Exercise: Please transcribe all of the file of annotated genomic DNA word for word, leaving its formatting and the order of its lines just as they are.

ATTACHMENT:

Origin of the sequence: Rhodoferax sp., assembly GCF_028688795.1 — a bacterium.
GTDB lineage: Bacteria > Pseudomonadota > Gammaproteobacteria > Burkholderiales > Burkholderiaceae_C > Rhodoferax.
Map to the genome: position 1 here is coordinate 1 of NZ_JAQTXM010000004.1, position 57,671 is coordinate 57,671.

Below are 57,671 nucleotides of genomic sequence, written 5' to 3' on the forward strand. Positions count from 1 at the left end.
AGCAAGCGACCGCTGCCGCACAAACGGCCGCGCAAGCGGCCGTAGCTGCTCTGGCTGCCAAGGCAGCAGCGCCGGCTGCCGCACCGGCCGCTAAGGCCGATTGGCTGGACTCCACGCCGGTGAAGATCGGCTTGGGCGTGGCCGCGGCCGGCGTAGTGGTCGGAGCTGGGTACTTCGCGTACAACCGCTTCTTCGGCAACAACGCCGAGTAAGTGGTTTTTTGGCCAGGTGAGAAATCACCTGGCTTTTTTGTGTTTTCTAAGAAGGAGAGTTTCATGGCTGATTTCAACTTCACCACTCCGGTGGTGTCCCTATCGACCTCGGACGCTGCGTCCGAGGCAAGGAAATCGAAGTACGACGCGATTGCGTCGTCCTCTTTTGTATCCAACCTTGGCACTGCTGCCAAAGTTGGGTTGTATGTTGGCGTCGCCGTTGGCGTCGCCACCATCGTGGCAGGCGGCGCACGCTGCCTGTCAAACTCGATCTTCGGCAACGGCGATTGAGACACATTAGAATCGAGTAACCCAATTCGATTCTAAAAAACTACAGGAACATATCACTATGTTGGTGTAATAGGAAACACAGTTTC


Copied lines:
Origin of the sequence: Rhodoferax sp., assembly GCF_028688795.1 — a bacterium.
GTDB lineage: Bacteria > Pseudomonadota > Gammaproteobacteria > Burkholderiales > Burkholderiaceae_C > Rhodoferax.
Map to the genome: position 1 here is coordinate 1 of NZ_JAQTXM010000004.1, position 57,671 is coordinate 57,671.

Below are 57,671 nucleotides of genomic sequence, written 5' to 3' on the forward strand. Positions count from 1 at the left end.
AGCAAGCGACCGCTGCCGCACAAACGGCCGCGCAAGCGGCCGTAGCTGCTCTGGCTGCCAAGGCAGCAGCGCCGGCTGCCGCACCGGCCGCTAAGGCCGATTGGCTGGACTCCACGCCGGTGAAGATCGGCTTGGGCGTGGCCGCGGCCGGCGTAGTGGTCGGAGCTGGGTACTTCGCGTACAACCGCTTCTTCGGCAACAACGCCGAGTAAGTGGTTTTTTGGCCAGGTGAGAAATCACCTGGCTTTTTTGTGTTTTCTAAGAAGGAGAGTTTCATGGCTGATTTCAACTTCACCACTCCGGTGGTGTCCCTATCGACCTCGGACGCTGCGTCCGAGGCAAGGAAATCGAAGTACGACGCGATTGCGTCGTCCTCTTTTGTATCCAACCTTGGCACTGCTGCCAAAGTTGGGTTGTATGTTGGCGTCGCCGTTGGCGTCGCCACCATCGTGGCAGGCGGCGCACGCTGCCTGTCAAACTCGATCTTCGGCAACGGCGATTGAGACACATTAGAATCGAGTAACCCAATTCGATTCTAAAAAACTACAGGAACATATCACTATGTTGGTGTAATAGGAAACACAGTTTC